These days it's common practice for people to post pictures or comments about the goings-on of their daily life. From their morning coffee stop to their new clothing purchase through to the cocktails or dinner they are enjoying at night. If brands set up online, users will find them, tag them and brag about their interaction. This is a content gold mine.
At the lowest level, businesses should invest in being on social media and creating hashtags that are specific to the company or a campaign being run. These should be regularly used and promoted so that users quickly learn how to tag you. Getting a hashtag to fill with content is an excellent way for other customers to see that people engage with and love your brand.
If you want to step it up a notch, consider running competitions to get more user-generated content. If you're a restaurant, for example, you could run a campaign that encourages users to post the best picture of their meal. They could compete for the chance to be featured in your blog, on your social channels or even be used as the new image on your menu.
Use Your Reviews
Reviews impact the purchasing decisions of 93 per cent of consumers, with some stats suggesting that consumers spend up to 31 per cent more with businesses that have excellent reviews. With so much power to sway, why would you leave your reviews sitting on review sites, or the review page on Facebook when you could put it front and centre on your feed?
Re-using reviews is a great way to promote your business without needing to self-promote. You can shout out to the user who has left the review. If they mention they loved your milkshakes, as an example, you can do a milkshake day where you encourage others to come in and see what user XYZ was on about.
Influencers are the celebrities of the modern world but with a much more targetted following. The niche nature of influencers makes their services particularly valuable for businesses on social media. If you're a retail brand, you can engage with a fashion influencer. If you're a restaurant, you can use a foodie influencer.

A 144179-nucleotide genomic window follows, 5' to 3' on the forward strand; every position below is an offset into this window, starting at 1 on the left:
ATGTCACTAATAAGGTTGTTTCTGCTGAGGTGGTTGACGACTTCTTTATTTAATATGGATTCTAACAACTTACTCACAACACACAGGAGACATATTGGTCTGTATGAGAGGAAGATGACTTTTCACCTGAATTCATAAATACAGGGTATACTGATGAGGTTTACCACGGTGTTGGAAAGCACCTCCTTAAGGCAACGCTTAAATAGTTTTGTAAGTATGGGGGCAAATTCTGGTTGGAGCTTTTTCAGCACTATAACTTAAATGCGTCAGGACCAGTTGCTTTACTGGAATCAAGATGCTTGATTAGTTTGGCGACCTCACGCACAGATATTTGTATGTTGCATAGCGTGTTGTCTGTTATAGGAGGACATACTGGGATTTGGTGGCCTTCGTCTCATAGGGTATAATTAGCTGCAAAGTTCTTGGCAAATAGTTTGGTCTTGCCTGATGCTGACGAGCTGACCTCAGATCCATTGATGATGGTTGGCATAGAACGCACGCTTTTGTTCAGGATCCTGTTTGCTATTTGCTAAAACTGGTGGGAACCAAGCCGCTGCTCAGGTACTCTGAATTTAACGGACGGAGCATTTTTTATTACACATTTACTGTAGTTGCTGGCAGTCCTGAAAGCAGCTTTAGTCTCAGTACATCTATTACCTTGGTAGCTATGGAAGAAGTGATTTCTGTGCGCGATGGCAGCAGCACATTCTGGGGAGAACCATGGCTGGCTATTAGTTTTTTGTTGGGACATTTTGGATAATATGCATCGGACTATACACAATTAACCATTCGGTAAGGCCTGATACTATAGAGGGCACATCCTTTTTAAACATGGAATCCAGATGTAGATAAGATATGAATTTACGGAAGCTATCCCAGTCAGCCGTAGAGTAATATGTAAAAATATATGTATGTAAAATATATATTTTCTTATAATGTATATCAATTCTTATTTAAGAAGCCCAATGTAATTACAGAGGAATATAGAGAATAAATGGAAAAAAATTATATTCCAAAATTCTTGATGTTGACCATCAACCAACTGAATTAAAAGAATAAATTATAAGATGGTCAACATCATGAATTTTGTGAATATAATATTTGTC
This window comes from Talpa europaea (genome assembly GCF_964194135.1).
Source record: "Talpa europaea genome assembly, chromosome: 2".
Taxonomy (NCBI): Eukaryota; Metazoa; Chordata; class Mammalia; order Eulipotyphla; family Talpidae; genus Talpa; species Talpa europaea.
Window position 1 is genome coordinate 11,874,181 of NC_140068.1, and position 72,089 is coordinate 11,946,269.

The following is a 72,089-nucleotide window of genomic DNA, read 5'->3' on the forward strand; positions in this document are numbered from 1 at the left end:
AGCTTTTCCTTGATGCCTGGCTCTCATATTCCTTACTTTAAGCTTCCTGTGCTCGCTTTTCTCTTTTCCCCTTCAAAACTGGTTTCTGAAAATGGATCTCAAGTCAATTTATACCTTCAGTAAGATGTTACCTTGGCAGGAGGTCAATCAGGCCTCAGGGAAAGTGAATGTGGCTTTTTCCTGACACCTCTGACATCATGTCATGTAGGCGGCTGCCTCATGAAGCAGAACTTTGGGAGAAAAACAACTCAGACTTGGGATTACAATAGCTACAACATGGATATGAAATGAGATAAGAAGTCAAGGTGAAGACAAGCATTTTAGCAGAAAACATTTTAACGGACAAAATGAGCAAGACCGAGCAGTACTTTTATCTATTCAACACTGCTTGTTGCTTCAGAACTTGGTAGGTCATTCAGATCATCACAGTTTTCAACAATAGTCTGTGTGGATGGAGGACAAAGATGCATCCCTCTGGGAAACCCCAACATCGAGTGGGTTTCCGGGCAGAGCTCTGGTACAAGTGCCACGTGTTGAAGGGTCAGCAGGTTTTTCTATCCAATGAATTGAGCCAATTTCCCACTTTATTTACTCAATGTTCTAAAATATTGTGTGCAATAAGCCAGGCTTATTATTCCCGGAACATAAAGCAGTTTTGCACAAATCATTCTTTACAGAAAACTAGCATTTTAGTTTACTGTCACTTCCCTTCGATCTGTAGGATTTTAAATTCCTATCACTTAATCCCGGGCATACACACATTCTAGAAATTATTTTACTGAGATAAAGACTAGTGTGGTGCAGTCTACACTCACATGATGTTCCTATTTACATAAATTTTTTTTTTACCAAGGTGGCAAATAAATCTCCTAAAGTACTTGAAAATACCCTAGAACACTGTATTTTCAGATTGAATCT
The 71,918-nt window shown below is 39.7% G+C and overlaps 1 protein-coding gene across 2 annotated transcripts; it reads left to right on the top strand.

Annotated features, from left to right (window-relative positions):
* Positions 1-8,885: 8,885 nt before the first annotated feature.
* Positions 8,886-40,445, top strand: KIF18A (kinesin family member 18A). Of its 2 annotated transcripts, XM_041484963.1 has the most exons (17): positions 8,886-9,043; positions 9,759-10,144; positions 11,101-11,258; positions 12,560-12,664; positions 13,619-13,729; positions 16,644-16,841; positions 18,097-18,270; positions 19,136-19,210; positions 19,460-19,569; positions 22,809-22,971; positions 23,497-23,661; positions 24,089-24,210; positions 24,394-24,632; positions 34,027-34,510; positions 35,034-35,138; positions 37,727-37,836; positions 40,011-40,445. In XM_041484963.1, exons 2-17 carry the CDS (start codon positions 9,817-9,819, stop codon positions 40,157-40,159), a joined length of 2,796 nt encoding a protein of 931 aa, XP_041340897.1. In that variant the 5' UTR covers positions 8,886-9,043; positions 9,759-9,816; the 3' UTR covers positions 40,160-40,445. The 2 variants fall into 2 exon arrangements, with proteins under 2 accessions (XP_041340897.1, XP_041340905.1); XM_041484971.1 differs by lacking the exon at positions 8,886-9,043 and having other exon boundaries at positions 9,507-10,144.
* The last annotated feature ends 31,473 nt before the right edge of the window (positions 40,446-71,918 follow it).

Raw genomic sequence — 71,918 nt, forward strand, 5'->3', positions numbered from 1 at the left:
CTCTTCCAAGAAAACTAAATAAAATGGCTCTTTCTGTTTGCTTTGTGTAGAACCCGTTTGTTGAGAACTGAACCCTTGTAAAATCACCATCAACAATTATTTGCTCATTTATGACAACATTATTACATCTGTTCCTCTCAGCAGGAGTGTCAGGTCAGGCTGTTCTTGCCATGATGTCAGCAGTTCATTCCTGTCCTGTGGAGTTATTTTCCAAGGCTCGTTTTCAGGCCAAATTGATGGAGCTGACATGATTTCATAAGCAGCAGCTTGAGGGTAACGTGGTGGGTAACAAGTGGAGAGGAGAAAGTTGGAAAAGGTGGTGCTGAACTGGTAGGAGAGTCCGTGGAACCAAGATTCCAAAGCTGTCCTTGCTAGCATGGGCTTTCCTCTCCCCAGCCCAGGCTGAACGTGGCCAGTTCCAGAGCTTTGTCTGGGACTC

Influencers are typically specialists within their area. Be sure to have an idea of what you want to achieve, but also put them to work and try to learn what their experience is; what makes their audience move to purchase.
Get into Video
Whether it's on YouTube, Stories, Live or a general post, video is a great way to bring a bit more behind-the-scenes type of feel to your social content. Customers today prefer to feel like they have a relationship with the brands they engage with. Video is one way to bring them into the fold, showing off the character of your business and building relationships with your customers.
Stories and Live is a great place to start as it doesn't require any special camera equipment and can simply be footage of the venue fully packed, the staff joking around, a teaser about an upcoming event, tips related to your products and services. Whatever your customers are curious about should be turned into video content.
The options for creating innovative campaigns on social media are endless. The best advice is to always start with your audience. Figure out who they are, what they like to see and create content that gives them something of value or something they will enjoy. Think of out the box, use the data you collect from your users, as Spotify did, or develop an entertaining Twitter persona, as Wendy's has been mastering for years.
Social Media for Revenue Growth
If you're a business on social media, your ultimate goal should always be to increase revenue. While the content needs to be engaging and enjoyable for users to interact with, be sure to work to drive referrals, collect leads and direct people to your website where you can add them to the sales cycle.
For a quick boost to traffic and sales, you can look at paid social marketing, where you can set goals to attract new follows, collect leads, run promotions and more. Paid social campaigns can be great to run in parallel with your overall social strategy, giving you the boosts you need to bring in more customers.
6 Best Tools for Social Media Management
Scheduling content and keeping up with competitors is easier than ever with a bunch of great social media management tools currently on the market. Here are some of the favourites:
Brandwatch - for keeping up to date on what others are up to.
Buffer - to manage your social accounts and track the success of campaigns.
Hootsuite - to schedule posts and manage multiple social media accounts.
Social Pilot - for a clear view of all of your social media activities.
CoSchedule - the social media editorial calendar for WordPress.
We personally use HubSpot because it integrates everything under one roof including social media, email marketing, landing pages, reporting etc.
Social media success can be simple. All you need is a clear strategy, the right KPIs in place, the best tools to optimise your efforts, and the creative bravery to try new things. Then you simply listen to what your audience likes.